Case Note & CritiqueMasciantonio v The Queen (1995) 183 CLR 58 Case Note
Appellant: Mr. Giovanni MasciantonioRespondent: The Queen
Court & Year: High Court of Australia 1994 - 1995
Relevant Facts: Appeal from the Supreme Court of Victoria.
19 June 1991 Giovanni Masciantonio had a heated altercation with his son-in-law Maurizio Femia. Altercation resulted in Mr. Femia’s life.
Fatal wound being a severed aorta (known as wound 5).
Giovanni Masciantonio was convicted of murder in the Supreme Court of Victoria. O’Bryan J trial judge.
The defence argued provocation.
An appeal was put before the Court of Criminal Appeal Victoria. Reason for the appeal was that the judge had failed to mention provocation to the jury regarding the second stage of the incident. That this failure was a miscarriage of justice. Crockett, Marks & Ormiston JJ – Court of Criminal Appeal. Crockett & Marks JJ agreed with the O’Bryan J decision. Ormiston J believed that provocation should not have been a defence at all. November 1994 appealed to High Court of Australia on special leave. Brennan, Deane, Dawson, Gaudron and McHugh JJ.
Appellant put forward that considering the circumstances of the history between Masciantonio and his son-in-law that any ordinary person would have lacked self-control. McHugh J put forward that the fatal wound could not be determined as to whether it was caused in the first instance or the second instance, and that the wording used by O’Bryan J was reflective of whether or not the jury found the Appellant had inflicted the fatal blow in the first or second instances and that if that the jury had in fact found that the appellant had inflicted the fatal blow in the first instance that provocation could not be a defence in the second instance. McHugh J concluded that the appeal should be dismissed.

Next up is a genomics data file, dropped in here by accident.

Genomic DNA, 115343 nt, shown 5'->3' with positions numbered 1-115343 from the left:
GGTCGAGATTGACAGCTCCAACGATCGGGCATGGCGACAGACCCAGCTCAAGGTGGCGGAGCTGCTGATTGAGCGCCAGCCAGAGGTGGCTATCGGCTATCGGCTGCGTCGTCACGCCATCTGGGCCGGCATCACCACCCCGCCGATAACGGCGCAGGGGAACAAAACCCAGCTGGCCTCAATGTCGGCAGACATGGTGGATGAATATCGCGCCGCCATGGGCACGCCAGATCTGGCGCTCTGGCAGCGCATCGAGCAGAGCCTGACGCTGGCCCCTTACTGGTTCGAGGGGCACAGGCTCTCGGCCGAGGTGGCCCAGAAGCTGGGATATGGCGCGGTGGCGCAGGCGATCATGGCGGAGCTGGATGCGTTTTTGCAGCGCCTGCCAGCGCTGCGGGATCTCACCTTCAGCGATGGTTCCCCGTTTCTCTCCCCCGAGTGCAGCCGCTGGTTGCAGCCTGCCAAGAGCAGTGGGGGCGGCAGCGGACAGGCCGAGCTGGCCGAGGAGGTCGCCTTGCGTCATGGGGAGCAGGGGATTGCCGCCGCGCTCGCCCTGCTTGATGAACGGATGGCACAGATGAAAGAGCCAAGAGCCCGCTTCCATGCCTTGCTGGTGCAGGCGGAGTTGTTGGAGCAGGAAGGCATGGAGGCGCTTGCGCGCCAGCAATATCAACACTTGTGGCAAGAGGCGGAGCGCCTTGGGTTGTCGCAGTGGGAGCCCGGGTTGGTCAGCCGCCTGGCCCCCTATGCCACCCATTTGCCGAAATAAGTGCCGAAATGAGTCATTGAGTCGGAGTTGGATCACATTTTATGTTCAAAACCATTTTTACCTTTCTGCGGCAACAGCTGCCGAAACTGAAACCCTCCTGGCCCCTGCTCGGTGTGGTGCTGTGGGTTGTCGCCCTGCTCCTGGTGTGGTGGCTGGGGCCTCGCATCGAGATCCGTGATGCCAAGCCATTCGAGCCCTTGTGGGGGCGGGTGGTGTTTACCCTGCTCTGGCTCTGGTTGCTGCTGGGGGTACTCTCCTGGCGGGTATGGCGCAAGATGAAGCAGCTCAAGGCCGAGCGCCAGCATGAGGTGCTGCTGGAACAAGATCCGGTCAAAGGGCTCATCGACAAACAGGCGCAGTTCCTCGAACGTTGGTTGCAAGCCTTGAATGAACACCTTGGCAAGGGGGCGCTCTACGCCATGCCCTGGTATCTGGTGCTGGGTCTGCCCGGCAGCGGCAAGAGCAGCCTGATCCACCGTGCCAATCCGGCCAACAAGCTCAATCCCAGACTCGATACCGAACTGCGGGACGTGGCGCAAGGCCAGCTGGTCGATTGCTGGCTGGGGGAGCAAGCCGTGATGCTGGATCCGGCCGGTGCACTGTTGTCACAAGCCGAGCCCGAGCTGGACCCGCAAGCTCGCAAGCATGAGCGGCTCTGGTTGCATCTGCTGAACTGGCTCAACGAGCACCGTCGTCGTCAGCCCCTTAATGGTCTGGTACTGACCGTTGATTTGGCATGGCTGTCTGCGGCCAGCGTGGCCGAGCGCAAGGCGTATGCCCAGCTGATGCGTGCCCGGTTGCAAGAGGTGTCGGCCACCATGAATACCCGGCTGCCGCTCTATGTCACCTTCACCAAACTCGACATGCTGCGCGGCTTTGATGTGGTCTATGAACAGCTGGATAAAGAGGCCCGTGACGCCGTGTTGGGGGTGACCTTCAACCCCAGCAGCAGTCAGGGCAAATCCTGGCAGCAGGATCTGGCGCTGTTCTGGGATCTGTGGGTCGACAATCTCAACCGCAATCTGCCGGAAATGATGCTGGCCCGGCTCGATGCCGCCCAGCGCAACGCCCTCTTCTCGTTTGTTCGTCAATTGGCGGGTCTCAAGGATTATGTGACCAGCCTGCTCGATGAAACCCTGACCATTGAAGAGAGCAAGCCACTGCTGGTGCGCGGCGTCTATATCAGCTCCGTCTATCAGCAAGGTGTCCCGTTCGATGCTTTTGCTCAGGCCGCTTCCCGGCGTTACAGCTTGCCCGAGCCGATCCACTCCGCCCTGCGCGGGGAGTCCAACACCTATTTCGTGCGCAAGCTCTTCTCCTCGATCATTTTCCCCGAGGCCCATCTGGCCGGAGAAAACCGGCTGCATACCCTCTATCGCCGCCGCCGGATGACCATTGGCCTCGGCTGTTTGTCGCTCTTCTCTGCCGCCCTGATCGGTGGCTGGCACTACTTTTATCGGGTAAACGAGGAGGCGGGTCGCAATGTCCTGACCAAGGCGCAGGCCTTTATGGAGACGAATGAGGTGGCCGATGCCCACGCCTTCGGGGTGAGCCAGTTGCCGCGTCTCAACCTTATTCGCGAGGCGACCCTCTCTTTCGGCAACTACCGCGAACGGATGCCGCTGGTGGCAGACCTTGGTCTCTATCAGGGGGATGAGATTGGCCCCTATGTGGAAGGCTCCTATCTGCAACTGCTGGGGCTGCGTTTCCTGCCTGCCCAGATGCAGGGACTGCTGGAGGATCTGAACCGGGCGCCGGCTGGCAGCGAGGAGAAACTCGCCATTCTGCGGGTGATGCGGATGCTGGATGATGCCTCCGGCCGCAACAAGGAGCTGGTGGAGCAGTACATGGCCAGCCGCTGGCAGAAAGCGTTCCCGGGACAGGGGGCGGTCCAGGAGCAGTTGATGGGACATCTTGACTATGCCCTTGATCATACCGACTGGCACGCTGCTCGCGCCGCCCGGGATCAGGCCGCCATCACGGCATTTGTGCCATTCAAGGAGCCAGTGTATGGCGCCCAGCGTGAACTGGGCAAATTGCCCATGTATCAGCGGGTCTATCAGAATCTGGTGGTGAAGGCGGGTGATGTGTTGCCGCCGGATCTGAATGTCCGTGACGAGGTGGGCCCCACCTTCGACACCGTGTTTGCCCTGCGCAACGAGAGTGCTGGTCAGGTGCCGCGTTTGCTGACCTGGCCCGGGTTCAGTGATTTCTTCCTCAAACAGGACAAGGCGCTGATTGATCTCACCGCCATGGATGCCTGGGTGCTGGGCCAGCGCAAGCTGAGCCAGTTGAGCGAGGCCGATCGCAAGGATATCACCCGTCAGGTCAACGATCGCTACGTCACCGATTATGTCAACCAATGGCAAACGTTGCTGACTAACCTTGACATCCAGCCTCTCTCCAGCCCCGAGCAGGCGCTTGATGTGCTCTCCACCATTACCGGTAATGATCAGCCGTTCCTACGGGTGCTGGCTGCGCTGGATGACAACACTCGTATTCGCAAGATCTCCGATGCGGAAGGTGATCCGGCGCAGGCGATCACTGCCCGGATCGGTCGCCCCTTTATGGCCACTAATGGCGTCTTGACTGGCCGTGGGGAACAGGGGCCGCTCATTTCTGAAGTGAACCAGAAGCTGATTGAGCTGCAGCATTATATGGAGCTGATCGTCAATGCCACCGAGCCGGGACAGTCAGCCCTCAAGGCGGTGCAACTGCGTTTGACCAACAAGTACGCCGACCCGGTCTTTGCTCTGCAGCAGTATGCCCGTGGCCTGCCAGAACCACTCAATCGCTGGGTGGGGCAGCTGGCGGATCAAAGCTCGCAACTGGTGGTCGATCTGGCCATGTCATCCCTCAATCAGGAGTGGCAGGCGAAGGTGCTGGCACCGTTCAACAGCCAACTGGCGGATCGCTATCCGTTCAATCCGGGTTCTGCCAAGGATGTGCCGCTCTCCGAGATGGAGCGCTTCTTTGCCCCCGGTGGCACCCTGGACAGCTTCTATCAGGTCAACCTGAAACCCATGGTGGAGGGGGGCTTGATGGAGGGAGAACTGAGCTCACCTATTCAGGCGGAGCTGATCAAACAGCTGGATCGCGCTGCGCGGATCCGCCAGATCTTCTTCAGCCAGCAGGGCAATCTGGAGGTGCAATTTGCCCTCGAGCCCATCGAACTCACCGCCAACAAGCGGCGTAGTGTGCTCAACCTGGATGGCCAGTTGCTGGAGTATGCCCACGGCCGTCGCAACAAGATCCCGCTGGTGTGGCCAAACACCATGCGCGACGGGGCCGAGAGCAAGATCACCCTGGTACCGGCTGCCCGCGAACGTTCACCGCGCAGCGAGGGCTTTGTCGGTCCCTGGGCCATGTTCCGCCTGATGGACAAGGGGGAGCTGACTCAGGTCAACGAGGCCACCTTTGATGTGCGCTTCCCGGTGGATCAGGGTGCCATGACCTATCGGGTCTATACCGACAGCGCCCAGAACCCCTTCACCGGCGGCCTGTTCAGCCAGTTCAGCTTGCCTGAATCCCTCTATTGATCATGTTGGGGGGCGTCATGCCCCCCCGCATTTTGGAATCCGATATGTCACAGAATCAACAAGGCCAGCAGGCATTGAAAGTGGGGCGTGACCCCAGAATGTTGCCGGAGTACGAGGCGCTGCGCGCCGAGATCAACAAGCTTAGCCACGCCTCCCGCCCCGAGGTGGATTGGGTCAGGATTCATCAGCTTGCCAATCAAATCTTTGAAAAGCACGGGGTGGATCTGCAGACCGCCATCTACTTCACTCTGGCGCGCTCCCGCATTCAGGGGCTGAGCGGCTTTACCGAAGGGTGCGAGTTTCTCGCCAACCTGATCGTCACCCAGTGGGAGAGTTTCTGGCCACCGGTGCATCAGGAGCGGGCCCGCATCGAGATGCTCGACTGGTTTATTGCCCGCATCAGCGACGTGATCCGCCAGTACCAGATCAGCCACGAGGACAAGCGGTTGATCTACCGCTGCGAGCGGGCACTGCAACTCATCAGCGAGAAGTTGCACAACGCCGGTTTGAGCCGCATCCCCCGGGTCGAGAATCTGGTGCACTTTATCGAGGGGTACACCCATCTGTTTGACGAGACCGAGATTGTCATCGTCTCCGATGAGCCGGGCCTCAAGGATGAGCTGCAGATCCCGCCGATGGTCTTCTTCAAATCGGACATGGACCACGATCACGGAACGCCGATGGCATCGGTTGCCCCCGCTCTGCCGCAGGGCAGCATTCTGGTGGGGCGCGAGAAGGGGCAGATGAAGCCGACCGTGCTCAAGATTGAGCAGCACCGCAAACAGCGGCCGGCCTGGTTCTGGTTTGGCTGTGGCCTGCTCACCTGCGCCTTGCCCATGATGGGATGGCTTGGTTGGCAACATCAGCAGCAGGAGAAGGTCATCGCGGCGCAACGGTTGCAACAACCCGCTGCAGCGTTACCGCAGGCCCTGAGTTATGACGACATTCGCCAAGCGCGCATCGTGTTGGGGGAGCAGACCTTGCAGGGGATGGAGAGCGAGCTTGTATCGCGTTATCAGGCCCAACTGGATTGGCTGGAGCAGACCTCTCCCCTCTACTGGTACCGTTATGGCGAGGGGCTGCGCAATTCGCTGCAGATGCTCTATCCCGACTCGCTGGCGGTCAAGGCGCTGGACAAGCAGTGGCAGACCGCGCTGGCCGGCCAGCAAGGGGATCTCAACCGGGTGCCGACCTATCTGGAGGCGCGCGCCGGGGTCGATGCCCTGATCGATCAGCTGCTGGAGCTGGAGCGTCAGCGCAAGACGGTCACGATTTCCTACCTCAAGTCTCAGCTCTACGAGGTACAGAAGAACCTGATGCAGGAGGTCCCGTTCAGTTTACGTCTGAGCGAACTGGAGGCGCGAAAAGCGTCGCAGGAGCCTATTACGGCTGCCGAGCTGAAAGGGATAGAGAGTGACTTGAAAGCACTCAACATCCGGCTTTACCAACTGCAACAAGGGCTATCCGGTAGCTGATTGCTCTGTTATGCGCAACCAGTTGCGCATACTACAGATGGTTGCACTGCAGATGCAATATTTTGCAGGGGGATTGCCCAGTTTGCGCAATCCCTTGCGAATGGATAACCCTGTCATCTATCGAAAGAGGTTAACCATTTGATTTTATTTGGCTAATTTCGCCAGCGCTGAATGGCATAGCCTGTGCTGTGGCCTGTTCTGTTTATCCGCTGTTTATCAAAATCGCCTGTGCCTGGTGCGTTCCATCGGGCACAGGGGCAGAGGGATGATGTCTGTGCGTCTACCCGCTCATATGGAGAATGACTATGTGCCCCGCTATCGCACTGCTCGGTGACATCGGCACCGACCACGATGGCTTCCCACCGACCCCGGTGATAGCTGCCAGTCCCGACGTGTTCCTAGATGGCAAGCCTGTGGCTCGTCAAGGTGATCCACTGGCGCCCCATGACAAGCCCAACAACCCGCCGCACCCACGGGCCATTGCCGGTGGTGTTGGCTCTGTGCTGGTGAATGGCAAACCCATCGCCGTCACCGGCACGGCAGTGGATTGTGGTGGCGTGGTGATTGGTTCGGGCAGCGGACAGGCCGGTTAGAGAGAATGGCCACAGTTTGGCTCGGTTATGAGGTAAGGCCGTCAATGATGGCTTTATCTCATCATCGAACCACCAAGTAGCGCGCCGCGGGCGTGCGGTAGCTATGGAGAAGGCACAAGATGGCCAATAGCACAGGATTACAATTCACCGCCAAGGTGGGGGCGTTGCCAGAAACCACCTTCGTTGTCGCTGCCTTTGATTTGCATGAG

Brennan, Deane, Dawson and Gaudron JJ agreed together that given the evidence, that the Appellant may have still been lacking in self-control...
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